Chief Justice Nicholson said matters improved when the then Labor federal government gave control of the budget and administration to the Court.

That freedom, he said, had now been impinged on by the current federal government, which he described as obstructive in relation to issues such as the appointment of judges.

“The really annoying feature is that the government recently didn’t replace a judge in Melbourne and Adelaide.

“The Federal Magistrates Court is not taking over that part of the Court’s work and this government has been particularly bad in terms of delays in making appointments.

“Where it does make an appointment you might wait 18 months and, of course, what they don’t seem to realise is that if you can’t list cases before a judge, it’s not just those cases that don’t get on, there’s a whole lot of others.”

He describes this obstruction as one of “the real frustrations of this job”.

“It’s part of the job I won’t miss, this constant struggle with people who really don’t understand what the problems are and don’t make much effort to try and find out.”

A spokesman for federal Attorney-General Philip Ruddock said the government was not obstructive, but instead was conscious of the need to place new appointments in the busiest registries.

This resulted on some occasions in federal magistrates being appointed in place of a Family Court judge.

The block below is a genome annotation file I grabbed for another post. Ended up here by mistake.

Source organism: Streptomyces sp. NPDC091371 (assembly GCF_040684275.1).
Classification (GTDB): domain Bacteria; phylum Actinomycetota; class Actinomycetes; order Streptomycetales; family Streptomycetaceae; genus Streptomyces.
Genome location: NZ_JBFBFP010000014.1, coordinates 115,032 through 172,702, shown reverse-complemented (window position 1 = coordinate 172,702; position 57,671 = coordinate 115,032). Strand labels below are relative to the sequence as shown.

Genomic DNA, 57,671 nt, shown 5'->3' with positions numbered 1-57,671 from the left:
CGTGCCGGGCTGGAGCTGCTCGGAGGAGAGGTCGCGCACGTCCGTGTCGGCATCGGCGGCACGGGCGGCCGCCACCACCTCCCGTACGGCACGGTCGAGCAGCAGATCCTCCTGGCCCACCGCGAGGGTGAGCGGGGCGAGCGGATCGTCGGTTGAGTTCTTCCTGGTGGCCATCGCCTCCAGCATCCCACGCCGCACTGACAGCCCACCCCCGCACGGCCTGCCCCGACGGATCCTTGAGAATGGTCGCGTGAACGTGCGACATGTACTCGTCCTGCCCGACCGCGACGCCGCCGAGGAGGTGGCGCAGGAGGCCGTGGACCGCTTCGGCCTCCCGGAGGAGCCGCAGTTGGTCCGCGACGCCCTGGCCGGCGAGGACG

“There is a delay in replacing judges, but it is not the case of them necessarily being appointed to the same registry and they are not necessarily being appointed as judges,” the spokesman said.

As well as being a strong advocate for his Court, Chief Justice Nicholson has been an intelligent and provocative commentator on social issues.

It is therefore troubling to hear him say that the level of public debate on issues such as the treatment of asylum seekers was at an extremely low level.

As an example, he points to the debate over the October 2001 “Children overboard” case, in which the federal government falsely claimed that asylum seekers in a boat had thrown their children overboard when intercepted by the HMAS Adelaide.

“It was manipulated politically, but it showed up one of the more shameful aspects of Australian history.

“We don’t seem to even look at the moral human rights aspects of these issues. I think there’s a bit of cyclical thing about this.